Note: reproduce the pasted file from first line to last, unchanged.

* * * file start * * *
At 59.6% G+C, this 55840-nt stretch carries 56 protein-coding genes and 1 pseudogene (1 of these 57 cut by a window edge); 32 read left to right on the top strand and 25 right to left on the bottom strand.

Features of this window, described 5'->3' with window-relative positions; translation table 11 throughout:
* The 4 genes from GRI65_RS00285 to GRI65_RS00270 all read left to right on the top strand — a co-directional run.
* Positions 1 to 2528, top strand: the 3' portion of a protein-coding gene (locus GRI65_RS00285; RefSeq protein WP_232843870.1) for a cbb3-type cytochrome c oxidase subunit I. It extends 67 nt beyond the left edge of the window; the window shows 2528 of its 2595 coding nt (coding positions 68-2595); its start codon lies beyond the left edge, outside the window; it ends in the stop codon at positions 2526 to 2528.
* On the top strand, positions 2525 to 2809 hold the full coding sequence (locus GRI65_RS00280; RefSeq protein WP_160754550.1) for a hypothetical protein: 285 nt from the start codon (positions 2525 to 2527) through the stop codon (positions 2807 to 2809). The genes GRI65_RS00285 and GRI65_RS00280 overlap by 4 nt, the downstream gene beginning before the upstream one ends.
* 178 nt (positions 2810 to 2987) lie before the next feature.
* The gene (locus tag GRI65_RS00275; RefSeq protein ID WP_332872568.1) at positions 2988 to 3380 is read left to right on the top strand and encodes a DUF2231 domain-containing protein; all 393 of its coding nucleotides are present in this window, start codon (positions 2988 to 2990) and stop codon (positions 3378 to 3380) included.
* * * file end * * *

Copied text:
At 59.6% G+C, this 55840-nt stretch carries 56 protein-coding genes and 1 pseudogene (1 of these 57 cut by a window edge); 32 read left to right on the top strand and 25 right to left on the bottom strand.

Features of this window, described 5'->3' with window-relative positions; translation table 11 throughout:
* The 4 genes from GRI65_RS00285 to GRI65_RS00270 all read left to right on the top strand — a co-directional run.
* Positions 1 to 2528, top strand: the 3' portion of a protein-coding gene (locus GRI65_RS00285; RefSeq protein WP_232843870.1) for a cbb3-type cytochrome c oxidase subunit I. It extends 67 nt beyond the left edge of the window; the window shows 2528 of its 2595 coding nt (coding positions 68-2595); its start codon lies beyond the left edge, outside the window; it ends in the stop codon at positions 2526 to 2528.
* On the top strand, positions 2525 to 2809 hold the full coding sequence (locus GRI65_RS00280; RefSeq protein WP_160754550.1) for a hypothetical protein: 285 nt from the start codon (positions 2525 to 2527) through the stop codon (positions 2807 to 2809). The genes GRI65_RS00285 and GRI65_RS00280 overlap by 4 nt, the downstream gene beginning before the upstream one ends.
* 178 nt (positions 2810 to 2987) lie before the next feature.
* The gene (locus tag GRI65_RS00275; RefSeq protein ID WP_332872568.1) at positions 2988 to 3380 is read left to right on the top strand and encodes a DUF2231 domain-containing protein; all 393 of its coding nucleotides are present in this window, start codon (positions 2988 to 2990) and stop codon (positions 3378 to 3380) included.